(C) Reuters.

By Barani Krishnan

Investing.com – It must be quite humbling for the world’s oil titans to come out a week after the largest production cut in history to say they’ll do more.

But that’s what the crude market has come to these days. Like they often say in life and business: “It is what it is.”

As oil was readying to end another tumultuous week, Riyadh and Moscow signaled readiness for more cuts, with WTI finding itself back in a spot the U.S. crude benchmark had gotten quite familiar with lately: the under $20-per-barrel level.

Saudi Arabia and Russia will “continue to closely monitor the oil market and are prepared to take further measures jointly with OPEC+ and other producers if these are deemed necessary,” Abdulaziz bin Salman and Alexander Novak, energy ministers for the two countries, said in a statement after phone call between them.

Just a week ago, oil producers within the G-20 and OPEC – an alliance now known as GLOPEC – overcame a stubborn Mexico to piece together a near 10-million-barrel-per-day cut deal that they hastily announced hours before Asian markets opened. In similar manner, crude markets held up for a few hours in Monday’s trade before turning south.

And since then, they’ve barely turned around, with the exception of Brent, which had three positive sessions but still found itself with double-digit losses by the end of the week.

Of course, anyone who had followed the market over the past few weeks could have told the two energy ministers to just put the phone down and get down to cutting and cutting real hard to send the oil bears into running helter-skelter.

What else could bin Salman and Novak have thought when the original cuts they were offering the market – a number GLOPEC officially pegged at 9.7-million bpd despite protestations by Donald Trump that it was closer to 20 million – wouldn’t have filled half of the 30-million-bpd hole blown into demand by Covid-19.

Yet, anyone who has been following the market diligently will also know that neither the Saudis nor the Russians have any intent of following through with tens of millions of barrels of additional cuts when their real aim is to shore up market share. Similarly, the U.S. president knows he has no power to tell American drillers to turn off their spigots; if the industry can somehow self-regulate, then all the better.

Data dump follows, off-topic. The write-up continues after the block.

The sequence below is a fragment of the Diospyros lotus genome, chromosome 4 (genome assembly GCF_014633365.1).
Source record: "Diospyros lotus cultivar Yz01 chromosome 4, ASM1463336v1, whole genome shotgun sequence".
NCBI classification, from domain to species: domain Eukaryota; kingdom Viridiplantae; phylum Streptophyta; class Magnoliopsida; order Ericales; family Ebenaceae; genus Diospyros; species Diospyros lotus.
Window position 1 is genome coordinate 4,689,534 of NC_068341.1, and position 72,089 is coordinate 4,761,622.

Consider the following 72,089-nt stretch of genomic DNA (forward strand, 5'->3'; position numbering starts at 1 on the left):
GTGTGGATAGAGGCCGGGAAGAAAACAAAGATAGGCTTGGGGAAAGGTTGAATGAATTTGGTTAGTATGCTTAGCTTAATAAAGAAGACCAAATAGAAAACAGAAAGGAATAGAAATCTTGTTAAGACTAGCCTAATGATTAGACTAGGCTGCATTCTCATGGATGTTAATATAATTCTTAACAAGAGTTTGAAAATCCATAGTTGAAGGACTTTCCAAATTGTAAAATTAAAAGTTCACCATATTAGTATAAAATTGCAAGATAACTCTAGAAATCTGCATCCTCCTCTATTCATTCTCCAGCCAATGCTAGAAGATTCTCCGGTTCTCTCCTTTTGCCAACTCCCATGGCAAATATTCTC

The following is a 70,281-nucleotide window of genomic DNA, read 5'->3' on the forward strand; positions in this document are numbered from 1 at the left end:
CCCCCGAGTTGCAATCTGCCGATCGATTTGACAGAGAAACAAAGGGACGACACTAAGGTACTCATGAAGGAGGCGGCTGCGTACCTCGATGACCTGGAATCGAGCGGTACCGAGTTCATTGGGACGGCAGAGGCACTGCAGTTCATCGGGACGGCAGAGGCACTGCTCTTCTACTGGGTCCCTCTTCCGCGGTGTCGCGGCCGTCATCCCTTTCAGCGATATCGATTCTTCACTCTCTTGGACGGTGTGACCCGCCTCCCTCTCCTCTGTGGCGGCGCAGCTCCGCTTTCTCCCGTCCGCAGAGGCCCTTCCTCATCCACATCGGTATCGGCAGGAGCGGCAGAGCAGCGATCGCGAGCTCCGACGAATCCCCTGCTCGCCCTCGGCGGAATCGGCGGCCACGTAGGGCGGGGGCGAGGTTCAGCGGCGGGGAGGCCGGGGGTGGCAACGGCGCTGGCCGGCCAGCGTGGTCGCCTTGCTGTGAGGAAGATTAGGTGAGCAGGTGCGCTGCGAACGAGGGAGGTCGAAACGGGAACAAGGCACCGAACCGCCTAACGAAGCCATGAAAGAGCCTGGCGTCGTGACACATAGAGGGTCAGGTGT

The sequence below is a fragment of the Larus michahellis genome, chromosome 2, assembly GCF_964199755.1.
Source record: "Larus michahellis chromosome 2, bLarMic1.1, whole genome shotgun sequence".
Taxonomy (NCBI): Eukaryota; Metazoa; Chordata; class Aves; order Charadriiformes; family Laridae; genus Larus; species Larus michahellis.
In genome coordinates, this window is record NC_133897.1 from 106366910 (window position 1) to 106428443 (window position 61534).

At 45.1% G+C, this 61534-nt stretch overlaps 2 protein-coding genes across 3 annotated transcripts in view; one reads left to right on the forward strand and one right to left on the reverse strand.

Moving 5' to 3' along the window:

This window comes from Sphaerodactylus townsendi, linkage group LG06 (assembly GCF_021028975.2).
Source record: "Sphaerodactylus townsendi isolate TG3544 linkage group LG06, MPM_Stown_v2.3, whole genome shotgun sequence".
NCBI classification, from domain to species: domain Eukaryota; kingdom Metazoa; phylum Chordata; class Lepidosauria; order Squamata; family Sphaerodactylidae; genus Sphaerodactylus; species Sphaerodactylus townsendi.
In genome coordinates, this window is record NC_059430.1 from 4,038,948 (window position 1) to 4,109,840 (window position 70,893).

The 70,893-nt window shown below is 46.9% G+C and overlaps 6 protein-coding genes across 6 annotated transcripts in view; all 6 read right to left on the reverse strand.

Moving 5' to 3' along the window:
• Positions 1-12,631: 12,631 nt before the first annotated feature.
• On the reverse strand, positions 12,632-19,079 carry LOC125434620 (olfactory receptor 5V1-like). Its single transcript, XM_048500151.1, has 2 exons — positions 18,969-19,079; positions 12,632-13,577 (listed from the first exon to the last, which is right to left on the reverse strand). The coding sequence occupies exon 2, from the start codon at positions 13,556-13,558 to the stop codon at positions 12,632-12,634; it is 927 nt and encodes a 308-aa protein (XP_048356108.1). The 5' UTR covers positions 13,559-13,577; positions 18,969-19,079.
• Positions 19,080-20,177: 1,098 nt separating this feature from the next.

The Saudis’ true motivation about production was clearly visible earlier this week when their state-owned Aramco (SE:2222) offered generous credit terms to refinery customers and deep discounts to other Asian buyers. Those were calculated moves aimed at bolstering market share, rather than balancing supply.

But that doesn’t mean deeper production cuts won’t be coming.

Weekly U.S. oil rig count published by industry firm Baker Hughes on Friday showed a drop of 66 rigs this week and 245 over the past five weeks. The rig plunge was a direct reflection of production cuts undertaken by U.S. oil drillers due to WTI’s free-fall.

That’s not all. U.S. storage facilities are quickly filling up too, with the Cushing, Oklahoma hub for WTI reaching 71% of working capacity as of April 10, up 15% over the past two weeks. At the rate of current builds – nearly 50 million barrels of U.S. crude in the last three weeks – analysts say Cushing storage could peak by mid-May, or the first few weeks of June, at the latest.

Storage at sea is growing too, with global oil tankers estimated to hold a record high of 160 million barrels, double from just two weeks ago.

Still, there’s resistance among some U.S. drillers to deepen cuts.

Pioneer Resources and Parsley Energy petitioned the Texas Railroad Commission, which regulates output in the largest U.S. oil producing state, to force a mandatory 20% output cut within its jurisdiction.

“The industry will be wiped out if cuts are not introduced,” Pioneer CEO Scott Sheffield. “We will see oil at $3 – $10 bbl in the second half of the year.”

But others like Chevron (NYSE:CVX) and Marathon Oil (NYSE:MRO) stood in his way.

“I would argue that among global producers, the U.S. has acted first and has acted quite strongly,” Marathon CEO Lee Tillman said.

“The bottom line is we’re already cutting and cutting deeply,” he said, adding that shale oil drillers in Texas were on track to cut capital expenditure – corporate speak for oil search-and-drilling-related spending – by as much as 50% this year.

On the global front, oil companies have cut capex by 26%, or $60.5 billion, a Reuters factbox showed.

Yet, on the U.S. side, drillers may have become victims of their own success – i.e. drilling efficiency.